So will Eddie, in Josh Lacey’s latest Dragonsitter story. I think it might be the best so far (unless I say that about all of them, in which case it’s simply that they are all so wonderful that I get taken in by their charm), and I really enjoyed holidaying in London with Eddie and his sister, and their slightly useless dad, while their mum is romancing in Paris.

This was my second dragon book finished in one day. The other one was a longer, fantasy novel, whereas I’d label the Dragonsitter books as normal dragon stories. Totally realistic, and not fantasy at all.

Josh Lacey and Garry Parsons, The Dragonsitter to the Rescue

Eddie’s happy-go-lucky uncle Morton is off looking for Yetis in Tibet, having left his two dragons in the tender care of his nephew. Once more, I should say. He always manages to be incommunicado, as poor Eddie tries to sort out the latest dragon happenings.

(Would I love Ziggy and little Arthur so much if it weren’t for Garry Parsons and his illustrations?)

The Dragonsitter’s Party

‘Never take popcorn from a dragon.’ Obviously. And when you find a babysitter who ‘does pets’ you shouldn’t assume she will do dragons, especially if they get annoyed at having to share the popcorn.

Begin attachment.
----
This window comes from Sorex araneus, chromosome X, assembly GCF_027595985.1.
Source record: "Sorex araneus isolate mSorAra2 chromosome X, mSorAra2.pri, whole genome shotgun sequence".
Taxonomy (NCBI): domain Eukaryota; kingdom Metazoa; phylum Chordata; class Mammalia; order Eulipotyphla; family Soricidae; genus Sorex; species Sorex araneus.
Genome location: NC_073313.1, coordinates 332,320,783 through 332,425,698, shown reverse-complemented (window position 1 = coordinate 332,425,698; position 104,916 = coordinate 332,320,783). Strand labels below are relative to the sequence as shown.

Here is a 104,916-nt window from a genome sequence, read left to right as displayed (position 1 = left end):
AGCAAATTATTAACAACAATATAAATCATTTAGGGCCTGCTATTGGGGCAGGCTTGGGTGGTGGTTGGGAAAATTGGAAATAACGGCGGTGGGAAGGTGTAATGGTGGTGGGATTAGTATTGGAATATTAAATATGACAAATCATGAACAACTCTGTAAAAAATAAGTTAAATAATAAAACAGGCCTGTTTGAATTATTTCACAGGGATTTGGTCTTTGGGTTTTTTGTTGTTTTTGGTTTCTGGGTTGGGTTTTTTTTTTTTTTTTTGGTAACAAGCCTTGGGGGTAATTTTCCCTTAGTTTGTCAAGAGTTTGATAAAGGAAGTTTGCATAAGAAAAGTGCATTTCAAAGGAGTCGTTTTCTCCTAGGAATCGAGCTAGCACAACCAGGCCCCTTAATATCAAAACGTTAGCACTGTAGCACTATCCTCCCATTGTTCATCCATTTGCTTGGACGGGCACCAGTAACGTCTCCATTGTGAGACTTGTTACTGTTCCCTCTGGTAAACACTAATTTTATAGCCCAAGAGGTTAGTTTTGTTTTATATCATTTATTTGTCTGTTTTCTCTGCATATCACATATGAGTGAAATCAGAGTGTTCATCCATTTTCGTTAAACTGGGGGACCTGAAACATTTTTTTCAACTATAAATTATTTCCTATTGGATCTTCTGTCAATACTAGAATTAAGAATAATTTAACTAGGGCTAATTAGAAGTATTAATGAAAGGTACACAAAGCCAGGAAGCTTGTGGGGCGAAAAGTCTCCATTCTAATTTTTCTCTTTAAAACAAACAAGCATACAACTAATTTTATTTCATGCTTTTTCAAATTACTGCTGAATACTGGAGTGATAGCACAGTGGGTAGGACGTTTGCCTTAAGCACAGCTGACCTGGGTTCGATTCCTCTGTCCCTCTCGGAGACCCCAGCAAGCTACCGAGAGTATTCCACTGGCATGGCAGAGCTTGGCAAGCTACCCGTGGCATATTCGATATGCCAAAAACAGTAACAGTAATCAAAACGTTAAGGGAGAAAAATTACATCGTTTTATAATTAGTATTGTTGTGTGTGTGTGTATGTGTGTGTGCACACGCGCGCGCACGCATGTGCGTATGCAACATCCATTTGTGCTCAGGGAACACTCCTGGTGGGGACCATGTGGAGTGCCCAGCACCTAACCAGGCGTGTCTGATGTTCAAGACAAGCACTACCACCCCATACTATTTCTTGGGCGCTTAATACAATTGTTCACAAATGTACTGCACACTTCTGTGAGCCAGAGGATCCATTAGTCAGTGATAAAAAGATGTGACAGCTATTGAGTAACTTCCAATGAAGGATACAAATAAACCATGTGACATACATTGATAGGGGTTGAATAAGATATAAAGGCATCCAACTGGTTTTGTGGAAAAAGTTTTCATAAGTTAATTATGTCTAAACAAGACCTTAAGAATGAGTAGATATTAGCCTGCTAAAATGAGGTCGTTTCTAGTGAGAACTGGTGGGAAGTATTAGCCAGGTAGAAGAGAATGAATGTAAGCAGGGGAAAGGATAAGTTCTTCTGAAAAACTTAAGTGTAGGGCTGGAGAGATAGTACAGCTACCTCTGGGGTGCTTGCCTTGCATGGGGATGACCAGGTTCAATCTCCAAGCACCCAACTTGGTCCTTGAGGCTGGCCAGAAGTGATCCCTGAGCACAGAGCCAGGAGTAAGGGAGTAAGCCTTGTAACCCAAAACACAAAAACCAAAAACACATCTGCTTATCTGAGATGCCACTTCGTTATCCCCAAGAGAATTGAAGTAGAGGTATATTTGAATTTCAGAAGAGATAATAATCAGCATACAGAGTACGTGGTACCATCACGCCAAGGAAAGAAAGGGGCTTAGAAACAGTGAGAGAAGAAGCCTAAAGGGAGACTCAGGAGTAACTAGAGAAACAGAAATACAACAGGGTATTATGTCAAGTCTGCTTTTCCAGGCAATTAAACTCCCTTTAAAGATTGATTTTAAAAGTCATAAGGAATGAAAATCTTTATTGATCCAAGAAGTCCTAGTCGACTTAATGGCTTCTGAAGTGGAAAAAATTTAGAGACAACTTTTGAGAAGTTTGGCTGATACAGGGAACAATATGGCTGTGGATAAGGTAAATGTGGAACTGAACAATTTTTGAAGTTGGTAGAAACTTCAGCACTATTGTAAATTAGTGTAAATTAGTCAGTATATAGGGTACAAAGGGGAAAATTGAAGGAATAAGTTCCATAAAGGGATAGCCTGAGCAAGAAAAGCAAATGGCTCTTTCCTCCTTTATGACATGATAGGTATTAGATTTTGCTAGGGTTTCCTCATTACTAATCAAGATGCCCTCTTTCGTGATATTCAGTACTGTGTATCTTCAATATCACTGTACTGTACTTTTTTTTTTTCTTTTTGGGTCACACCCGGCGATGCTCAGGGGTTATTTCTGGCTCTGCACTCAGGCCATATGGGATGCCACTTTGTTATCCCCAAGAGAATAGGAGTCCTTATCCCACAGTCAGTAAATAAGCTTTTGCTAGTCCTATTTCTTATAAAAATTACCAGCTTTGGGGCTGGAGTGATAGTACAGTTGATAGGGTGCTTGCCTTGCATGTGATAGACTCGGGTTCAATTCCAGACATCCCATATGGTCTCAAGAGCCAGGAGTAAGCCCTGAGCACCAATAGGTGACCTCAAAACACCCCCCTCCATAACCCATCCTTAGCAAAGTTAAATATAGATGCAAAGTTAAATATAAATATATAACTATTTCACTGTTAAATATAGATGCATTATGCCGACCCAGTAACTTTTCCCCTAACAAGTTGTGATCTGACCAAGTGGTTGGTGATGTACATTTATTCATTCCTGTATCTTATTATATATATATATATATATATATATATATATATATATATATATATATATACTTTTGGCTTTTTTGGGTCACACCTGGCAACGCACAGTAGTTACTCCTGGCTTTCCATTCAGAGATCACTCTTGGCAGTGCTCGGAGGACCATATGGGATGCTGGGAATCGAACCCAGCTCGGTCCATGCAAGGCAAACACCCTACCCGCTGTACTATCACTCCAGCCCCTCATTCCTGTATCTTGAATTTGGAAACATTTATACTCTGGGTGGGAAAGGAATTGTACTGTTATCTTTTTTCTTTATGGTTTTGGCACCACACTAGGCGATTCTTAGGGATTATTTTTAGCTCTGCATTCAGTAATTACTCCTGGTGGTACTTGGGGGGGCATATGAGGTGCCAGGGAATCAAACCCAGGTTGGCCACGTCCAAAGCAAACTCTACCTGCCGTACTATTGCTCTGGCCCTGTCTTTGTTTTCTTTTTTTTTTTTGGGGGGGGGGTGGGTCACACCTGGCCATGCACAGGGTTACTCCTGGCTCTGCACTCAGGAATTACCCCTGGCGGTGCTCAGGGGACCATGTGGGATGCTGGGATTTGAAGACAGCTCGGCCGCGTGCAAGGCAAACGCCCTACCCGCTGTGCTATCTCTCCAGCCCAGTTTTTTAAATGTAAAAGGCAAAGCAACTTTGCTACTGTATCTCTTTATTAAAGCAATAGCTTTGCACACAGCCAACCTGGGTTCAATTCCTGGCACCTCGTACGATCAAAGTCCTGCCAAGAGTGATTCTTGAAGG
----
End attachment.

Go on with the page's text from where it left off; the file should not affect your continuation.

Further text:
Josh Lacey and Garry Parsons, The Dragonsitter's Party

We are back with Eddie and his family, and the dragons. Who just happen to turn up for Eddie’s birthday party. Eddie’s mum is still very much in love with Gordon, so she puts up with him having brought the dragons, although, as I said, it’s hard to go out for a romantic dinner when the sitter doesn’t do pets. Or dragons.

They have a magician booked for the party. Who needs a magician when you have an univited dragon or two? The magician arrived with a trained rabbit, but it’s safe to say he didn’t manage to leave with it. The guests thought it was the best party ever.

Eddie’s ever absent Uncle Morton is helping with the lambs (since Gordon is busy wooing Eddie’s mum), and fails to turn up to relieve them of his dragons, yet again.